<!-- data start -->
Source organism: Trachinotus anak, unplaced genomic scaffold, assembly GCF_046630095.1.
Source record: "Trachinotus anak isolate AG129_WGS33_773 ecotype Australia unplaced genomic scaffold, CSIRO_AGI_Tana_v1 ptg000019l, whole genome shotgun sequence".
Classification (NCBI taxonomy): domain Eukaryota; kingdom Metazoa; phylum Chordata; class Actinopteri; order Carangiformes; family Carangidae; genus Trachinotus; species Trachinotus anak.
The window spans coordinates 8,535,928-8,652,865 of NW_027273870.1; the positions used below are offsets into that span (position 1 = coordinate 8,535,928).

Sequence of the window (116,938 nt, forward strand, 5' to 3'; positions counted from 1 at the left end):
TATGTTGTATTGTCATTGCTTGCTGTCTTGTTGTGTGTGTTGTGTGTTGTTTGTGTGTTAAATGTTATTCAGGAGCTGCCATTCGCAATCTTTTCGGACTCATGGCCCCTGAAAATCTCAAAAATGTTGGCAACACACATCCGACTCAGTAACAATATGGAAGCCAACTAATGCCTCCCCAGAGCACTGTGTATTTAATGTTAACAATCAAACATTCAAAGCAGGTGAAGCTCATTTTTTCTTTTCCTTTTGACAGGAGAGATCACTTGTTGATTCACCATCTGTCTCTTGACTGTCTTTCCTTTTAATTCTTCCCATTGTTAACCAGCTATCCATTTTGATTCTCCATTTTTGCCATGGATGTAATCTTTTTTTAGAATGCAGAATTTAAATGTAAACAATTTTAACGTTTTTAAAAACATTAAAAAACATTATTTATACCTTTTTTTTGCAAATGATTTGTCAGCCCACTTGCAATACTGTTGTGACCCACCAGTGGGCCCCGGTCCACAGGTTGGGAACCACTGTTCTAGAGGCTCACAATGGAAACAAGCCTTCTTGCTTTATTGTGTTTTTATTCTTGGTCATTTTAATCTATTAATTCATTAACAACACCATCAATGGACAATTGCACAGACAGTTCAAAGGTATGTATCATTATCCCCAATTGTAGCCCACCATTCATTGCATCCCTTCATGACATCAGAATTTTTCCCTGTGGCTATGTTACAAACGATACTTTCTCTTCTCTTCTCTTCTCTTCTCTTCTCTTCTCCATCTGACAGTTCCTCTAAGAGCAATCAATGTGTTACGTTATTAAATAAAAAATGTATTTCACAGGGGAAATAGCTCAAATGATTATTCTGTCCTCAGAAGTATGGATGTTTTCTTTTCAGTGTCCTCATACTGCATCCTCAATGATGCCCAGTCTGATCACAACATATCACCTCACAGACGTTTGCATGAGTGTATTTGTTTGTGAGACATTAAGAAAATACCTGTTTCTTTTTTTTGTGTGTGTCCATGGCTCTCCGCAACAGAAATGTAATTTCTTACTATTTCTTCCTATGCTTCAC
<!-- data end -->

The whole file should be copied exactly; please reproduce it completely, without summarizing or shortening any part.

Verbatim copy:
Source organism: Trachinotus anak, unplaced genomic scaffold, assembly GCF_046630095.1.
Source record: "Trachinotus anak isolate AG129_WGS33_773 ecotype Australia unplaced genomic scaffold, CSIRO_AGI_Tana_v1 ptg000019l, whole genome shotgun sequence".
Classification (NCBI taxonomy): domain Eukaryota; kingdom Metazoa; phylum Chordata; class Actinopteri; order Carangiformes; family Carangidae; genus Trachinotus; species Trachinotus anak.
The window spans coordinates 8,535,928-8,652,865 of NW_027273870.1; the positions used below are offsets into that span (position 1 = coordinate 8,535,928).

Sequence of the window (116,938 nt, forward strand, 5' to 3'; positions counted from 1 at the left end):
TATGTTGTATTGTCATTGCTTGCTGTCTTGTTGTGTGTGTTGTGTGTTGTTTGTGTGTTAAATGTTATTCAGGAGCTGCCATTCGCAATCTTTTCGGACTCATGGCCCCTGAAAATCTCAAAAATGTTGGCAACACACATCCGACTCAGTAACAATATGGAAGCCAACTAATGCCTCCCCAGAGCACTGTGTATTTAATGTTAACAATCAAACATTCAAAGCAGGTGAAGCTCATTTTTTCTTTTCCTTTTGACAGGAGAGATCACTTGTTGATTCACCATCTGTCTCTTGACTGTCTTTCCTTTTAATTCTTCCCATTGTTAACCAGCTATCCATTTTGATTCTCCATTTTTGCCATGGATGTAATCTTTTTTTAGAATGCAGAATTTAAATGTAAACAATTTTAACGTTTTTAAAAACATTAAAAAACATTATTTATACCTTTTTTTTGCAAATGATTTGTCAGCCCACTTGCAATACTGTTGTGACCCACCAGTGGGCCCCGGTCCACAGGTTGGGAACCACTGTTCTAGAGGCTCACAATGGAAACAAGCCTTCTTGCTTTATTGTGTTTTTATTCTTGGTCATTTTAATCTATTAATTCATTAACAACACCATCAATGGACAATTGCACAGACAGTTCAAAGGTATGTATCATTATCCCCAATTGTAGCCCACCATTCATTGCATCCCTTCATGACATCAGAATTTTTCCCTGTGGCTATGTTACAAACGATACTTTCTCTTCTCTTCTCTTCTCTTCTCTTCTCTTCTCCATCTGACAGTTCCTCTAAGAGCAATCAATGTGTTACGTTATTAAATAAAAAATGTATTTCACAGGGGAAATAGCTCAAATGATTATTCTGTCCTCAGAAGTATGGATGTTTTCTTTTCAGTGTCCTCATACTGCATCCTCAATGATGCCCAGTCTGATCACAACATATCACCTCACAGACGTTTGCATGAGTGTATTTGTTTGTGAGACATTAAGAAAATACCTGTTTCTTTTTTTTGTGTGTGTCCATGGCTCTCCGCAACAGAAATGTAATTTCTTACTATTTCTTCCTATGCTTCAC